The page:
The German city of Düsseldorf is hoping to host the 2017 Tour de France Grand Départ after London recently rejected it. Tour organisers ASO are quickly looking for a replacement after the British capital decided to call off their decision to host it at the 11th hour.
There had already been plans put in place to bid for the 2018 start, but German news agency SID say that a spokesman has confirmed to them that they are looking into the possibility of bringing the Tour’s start to Germany in 2017.
It would be the fourth time that the Tour has visited Germany after first venturing into the country in 1965, when it began in Cologne. It started in Frankfurt in 1980 and then in Berlin in 1987, which would make 2017 the first time that the race has gone to Germany since the fall of the Berlin Wall.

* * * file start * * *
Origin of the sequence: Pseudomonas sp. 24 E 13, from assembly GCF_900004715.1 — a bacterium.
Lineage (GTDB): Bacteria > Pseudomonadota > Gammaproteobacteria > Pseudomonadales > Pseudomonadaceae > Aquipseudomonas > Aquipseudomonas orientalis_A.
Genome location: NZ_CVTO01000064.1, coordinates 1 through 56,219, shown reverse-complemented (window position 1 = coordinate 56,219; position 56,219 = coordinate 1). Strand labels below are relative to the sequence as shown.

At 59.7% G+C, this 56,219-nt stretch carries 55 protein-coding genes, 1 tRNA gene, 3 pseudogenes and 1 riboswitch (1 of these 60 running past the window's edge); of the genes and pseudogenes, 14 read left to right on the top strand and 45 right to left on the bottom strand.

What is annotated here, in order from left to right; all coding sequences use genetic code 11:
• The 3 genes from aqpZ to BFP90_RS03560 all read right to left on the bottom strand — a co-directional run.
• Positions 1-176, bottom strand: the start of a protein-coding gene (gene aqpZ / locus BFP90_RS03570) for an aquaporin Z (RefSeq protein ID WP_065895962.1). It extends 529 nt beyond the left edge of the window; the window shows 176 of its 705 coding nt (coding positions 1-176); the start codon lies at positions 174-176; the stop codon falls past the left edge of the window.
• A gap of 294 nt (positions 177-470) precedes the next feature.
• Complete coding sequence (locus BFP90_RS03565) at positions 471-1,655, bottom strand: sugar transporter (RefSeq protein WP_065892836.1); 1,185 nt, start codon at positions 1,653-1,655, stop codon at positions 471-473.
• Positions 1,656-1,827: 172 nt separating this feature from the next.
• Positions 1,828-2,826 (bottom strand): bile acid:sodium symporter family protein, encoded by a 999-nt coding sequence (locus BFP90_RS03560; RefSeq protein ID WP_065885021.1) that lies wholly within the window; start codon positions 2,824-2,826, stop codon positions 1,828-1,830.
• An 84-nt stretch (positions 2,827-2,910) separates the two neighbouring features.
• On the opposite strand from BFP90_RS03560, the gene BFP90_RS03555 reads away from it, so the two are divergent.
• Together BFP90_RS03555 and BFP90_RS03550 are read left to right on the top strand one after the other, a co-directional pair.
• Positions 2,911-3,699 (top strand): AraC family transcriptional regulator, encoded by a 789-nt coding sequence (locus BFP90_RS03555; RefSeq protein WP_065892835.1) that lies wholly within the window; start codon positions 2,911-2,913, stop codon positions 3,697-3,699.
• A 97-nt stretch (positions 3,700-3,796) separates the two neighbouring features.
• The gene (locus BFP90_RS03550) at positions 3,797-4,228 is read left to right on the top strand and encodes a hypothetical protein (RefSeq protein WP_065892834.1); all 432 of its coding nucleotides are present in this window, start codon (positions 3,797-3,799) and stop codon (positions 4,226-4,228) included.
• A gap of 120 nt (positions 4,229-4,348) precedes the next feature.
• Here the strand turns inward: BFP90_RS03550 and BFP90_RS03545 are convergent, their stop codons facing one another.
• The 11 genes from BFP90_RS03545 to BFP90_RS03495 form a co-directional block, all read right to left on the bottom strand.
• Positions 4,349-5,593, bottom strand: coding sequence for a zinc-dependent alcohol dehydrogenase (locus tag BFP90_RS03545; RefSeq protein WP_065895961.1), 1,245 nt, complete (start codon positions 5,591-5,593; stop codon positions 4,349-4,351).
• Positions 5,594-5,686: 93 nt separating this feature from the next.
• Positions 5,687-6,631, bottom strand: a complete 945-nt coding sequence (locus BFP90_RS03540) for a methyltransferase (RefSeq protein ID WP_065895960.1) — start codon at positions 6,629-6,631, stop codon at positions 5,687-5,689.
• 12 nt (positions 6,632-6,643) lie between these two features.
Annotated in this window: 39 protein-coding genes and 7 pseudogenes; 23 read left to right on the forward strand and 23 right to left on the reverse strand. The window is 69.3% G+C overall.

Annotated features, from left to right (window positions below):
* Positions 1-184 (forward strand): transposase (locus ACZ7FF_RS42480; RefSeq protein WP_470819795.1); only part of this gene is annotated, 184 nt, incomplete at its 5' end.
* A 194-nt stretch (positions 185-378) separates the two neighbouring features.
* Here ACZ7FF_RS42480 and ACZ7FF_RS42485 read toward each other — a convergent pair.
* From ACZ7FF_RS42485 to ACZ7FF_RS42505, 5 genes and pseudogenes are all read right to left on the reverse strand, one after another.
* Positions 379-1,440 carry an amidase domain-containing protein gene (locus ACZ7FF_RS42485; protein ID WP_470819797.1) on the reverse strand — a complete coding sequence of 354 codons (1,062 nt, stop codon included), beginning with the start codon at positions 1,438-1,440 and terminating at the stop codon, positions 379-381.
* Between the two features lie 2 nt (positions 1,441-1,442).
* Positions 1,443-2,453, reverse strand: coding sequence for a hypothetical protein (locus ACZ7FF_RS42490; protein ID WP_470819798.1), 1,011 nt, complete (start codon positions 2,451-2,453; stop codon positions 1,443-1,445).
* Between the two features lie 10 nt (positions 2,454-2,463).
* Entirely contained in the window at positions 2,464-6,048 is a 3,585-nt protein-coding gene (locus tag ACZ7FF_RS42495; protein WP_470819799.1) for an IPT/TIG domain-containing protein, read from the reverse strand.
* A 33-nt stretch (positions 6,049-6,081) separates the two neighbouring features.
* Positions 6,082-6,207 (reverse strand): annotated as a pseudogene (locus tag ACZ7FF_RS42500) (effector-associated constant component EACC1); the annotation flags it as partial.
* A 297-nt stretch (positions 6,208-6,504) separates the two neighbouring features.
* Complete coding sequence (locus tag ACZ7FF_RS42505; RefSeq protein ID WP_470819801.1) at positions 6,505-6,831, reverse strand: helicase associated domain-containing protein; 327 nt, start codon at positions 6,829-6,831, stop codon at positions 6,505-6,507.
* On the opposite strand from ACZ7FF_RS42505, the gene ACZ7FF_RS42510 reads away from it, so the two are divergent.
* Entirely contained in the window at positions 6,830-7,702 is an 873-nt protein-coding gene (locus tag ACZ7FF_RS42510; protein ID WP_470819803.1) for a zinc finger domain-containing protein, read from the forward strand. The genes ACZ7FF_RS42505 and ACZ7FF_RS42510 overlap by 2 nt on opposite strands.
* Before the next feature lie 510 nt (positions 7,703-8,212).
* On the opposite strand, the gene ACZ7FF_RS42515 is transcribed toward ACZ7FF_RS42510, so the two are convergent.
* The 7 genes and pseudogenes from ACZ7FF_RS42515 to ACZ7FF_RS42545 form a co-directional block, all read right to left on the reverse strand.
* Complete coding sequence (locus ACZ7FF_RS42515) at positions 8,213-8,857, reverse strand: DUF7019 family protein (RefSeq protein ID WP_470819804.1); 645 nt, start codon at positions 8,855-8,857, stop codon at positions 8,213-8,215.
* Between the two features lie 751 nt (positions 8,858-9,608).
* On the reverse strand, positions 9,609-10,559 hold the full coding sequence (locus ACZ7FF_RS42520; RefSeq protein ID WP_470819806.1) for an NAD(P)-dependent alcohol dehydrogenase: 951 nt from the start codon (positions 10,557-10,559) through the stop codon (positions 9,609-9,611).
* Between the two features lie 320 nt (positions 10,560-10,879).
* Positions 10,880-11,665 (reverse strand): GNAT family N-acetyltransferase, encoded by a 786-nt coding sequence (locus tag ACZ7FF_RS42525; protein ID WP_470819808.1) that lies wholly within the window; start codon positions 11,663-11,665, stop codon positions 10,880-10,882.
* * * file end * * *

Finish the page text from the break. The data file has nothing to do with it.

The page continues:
Cycling was once a huge sport in Germany and reached its height around the time of Jan Ulrich’s Tour de France victory in 1997 - their only general classification win. However, support in the country took a big nosedive when doping scandals hit the sport and German television stopped showing the Tour de France.
With the success of the likes of Marcel Kittel, Tony Martin and John Degenkolb, the sport has seen a resurgence. This year marked the first since 2011 that German broadcaster ARD showed live coverage of the Tour de France.
Next year’s Tour de France is due to begin in La Manche, while the full course for 2016 is due to be announced later this month.
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